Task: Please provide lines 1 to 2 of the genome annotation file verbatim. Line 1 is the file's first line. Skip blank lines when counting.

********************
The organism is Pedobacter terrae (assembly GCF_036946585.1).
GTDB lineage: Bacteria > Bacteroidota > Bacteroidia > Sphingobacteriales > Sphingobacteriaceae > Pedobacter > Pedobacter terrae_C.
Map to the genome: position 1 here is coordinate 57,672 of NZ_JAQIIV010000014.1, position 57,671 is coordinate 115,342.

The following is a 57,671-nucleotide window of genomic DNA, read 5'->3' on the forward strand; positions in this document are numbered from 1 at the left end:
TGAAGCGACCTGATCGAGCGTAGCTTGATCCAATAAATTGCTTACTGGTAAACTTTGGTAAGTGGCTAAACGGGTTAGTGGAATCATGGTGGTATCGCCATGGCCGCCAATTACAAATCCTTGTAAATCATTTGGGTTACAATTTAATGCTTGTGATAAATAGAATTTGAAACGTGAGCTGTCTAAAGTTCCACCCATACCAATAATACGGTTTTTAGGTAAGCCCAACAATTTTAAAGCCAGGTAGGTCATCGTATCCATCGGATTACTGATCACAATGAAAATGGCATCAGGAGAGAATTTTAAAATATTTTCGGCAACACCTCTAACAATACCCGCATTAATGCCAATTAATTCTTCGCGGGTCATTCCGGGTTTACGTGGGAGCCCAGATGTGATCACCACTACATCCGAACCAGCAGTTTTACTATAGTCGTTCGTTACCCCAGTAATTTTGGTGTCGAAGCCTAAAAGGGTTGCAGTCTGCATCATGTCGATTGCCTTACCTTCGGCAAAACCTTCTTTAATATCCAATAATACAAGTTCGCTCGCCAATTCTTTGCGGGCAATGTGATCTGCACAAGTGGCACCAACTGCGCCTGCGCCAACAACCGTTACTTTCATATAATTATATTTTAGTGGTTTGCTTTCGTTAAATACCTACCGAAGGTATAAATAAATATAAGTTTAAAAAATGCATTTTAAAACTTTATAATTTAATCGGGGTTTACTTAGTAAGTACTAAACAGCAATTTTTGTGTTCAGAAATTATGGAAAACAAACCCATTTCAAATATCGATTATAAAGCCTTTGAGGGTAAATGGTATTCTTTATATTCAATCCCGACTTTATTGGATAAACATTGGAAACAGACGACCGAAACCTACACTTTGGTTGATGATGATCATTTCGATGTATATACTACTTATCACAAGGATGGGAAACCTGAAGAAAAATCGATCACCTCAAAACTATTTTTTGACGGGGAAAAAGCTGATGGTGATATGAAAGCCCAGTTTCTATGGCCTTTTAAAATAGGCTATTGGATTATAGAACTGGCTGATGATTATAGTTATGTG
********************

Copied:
The organism is Pedobacter terrae (assembly GCF_036946585.1).
GTDB lineage: Bacteria > Bacteroidota > Bacteroidia > Sphingobacteriales > Sphingobacteriaceae > Pedobacter > Pedobacter terrae_C.